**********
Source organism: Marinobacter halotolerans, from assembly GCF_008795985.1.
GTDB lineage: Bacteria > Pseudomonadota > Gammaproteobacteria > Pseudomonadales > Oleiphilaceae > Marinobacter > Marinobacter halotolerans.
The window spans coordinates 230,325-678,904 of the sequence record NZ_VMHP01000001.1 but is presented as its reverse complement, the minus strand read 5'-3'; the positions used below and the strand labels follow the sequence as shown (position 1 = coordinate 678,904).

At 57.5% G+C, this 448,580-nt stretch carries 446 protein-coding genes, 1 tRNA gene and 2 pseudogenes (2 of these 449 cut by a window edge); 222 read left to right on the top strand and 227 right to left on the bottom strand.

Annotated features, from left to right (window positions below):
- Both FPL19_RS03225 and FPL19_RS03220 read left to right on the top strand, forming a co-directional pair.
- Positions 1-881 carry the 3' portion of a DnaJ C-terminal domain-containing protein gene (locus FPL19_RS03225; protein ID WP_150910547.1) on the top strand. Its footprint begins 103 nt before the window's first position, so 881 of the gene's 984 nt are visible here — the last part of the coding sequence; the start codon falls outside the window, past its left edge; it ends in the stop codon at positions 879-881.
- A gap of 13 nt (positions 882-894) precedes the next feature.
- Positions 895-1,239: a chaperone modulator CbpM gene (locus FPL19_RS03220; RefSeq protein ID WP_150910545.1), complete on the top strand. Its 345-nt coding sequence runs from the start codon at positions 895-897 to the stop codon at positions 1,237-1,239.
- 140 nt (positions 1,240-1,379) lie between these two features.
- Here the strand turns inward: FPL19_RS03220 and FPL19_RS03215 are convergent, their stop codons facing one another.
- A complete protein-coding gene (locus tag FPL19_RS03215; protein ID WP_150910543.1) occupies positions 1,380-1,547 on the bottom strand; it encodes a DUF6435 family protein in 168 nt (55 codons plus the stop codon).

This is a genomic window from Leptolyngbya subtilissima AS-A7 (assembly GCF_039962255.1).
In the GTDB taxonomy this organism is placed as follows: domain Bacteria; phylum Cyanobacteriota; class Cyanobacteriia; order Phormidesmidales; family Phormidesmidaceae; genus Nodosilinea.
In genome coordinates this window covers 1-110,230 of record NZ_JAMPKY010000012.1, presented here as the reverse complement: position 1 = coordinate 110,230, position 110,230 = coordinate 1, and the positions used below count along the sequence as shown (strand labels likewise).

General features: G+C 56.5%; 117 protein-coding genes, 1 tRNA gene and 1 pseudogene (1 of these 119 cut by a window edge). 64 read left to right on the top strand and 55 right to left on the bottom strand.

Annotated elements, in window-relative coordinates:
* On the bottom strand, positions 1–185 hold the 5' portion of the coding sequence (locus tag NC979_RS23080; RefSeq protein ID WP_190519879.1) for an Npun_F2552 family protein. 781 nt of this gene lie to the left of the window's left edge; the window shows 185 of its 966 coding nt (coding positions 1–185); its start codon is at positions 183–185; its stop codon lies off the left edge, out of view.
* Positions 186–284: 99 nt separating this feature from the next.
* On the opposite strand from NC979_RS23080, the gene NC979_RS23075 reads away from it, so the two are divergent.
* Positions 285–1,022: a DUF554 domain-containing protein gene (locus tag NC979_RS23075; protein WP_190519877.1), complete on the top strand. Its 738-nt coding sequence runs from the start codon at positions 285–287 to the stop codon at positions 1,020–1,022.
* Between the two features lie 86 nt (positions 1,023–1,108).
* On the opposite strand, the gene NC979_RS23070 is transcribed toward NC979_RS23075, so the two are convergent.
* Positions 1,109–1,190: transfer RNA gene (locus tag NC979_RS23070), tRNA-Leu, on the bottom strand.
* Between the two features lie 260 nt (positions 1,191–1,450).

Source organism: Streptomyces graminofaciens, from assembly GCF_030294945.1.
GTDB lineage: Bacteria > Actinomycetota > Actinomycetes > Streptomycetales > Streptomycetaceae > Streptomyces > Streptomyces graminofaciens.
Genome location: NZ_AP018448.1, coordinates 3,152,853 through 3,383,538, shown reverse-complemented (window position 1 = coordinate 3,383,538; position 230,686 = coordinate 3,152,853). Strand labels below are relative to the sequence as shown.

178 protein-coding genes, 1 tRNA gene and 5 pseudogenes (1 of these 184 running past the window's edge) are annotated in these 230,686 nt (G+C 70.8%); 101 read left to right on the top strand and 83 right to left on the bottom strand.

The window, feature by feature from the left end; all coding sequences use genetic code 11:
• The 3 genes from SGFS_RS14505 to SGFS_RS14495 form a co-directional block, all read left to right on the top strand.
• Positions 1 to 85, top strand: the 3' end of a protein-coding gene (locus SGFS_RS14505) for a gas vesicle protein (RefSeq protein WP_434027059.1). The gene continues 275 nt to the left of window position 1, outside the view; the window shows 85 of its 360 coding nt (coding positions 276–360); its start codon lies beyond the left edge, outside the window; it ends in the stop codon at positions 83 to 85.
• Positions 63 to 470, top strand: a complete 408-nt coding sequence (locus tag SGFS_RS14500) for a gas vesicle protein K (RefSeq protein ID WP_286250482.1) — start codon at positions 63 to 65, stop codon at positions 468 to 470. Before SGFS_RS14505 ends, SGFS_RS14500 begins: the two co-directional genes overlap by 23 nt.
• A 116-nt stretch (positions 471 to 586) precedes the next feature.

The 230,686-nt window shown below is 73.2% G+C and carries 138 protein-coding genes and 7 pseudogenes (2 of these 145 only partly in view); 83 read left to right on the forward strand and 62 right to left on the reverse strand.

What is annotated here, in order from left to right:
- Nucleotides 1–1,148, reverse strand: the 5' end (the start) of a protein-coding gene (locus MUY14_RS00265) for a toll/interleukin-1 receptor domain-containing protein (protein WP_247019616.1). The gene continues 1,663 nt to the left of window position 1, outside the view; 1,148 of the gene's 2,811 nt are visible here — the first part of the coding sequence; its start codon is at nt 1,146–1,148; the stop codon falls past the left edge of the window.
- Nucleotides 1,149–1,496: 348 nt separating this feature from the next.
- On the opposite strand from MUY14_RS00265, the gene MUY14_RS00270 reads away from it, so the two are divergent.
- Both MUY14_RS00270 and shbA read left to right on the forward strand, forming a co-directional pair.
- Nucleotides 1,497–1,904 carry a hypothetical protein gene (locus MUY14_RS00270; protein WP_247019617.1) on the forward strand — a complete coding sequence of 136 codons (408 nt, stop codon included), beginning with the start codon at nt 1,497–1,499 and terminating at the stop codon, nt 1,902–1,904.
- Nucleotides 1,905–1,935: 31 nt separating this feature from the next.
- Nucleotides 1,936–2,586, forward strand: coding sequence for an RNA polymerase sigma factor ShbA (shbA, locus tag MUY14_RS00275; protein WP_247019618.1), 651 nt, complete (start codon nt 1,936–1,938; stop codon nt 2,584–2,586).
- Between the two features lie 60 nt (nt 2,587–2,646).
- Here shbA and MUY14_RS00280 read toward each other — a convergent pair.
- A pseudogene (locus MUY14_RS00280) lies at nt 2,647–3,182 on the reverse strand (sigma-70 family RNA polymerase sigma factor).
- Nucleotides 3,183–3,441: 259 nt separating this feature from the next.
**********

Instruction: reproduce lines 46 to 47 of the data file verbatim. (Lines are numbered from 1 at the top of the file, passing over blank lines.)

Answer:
- A pseudogene (locus MUY14_RS00280) lies at nt 2,647–3,182 on the reverse strand (sigma-70 family RNA polymerase sigma factor).
- Nucleotides 3,183–3,441: 259 nt separating this feature from the next.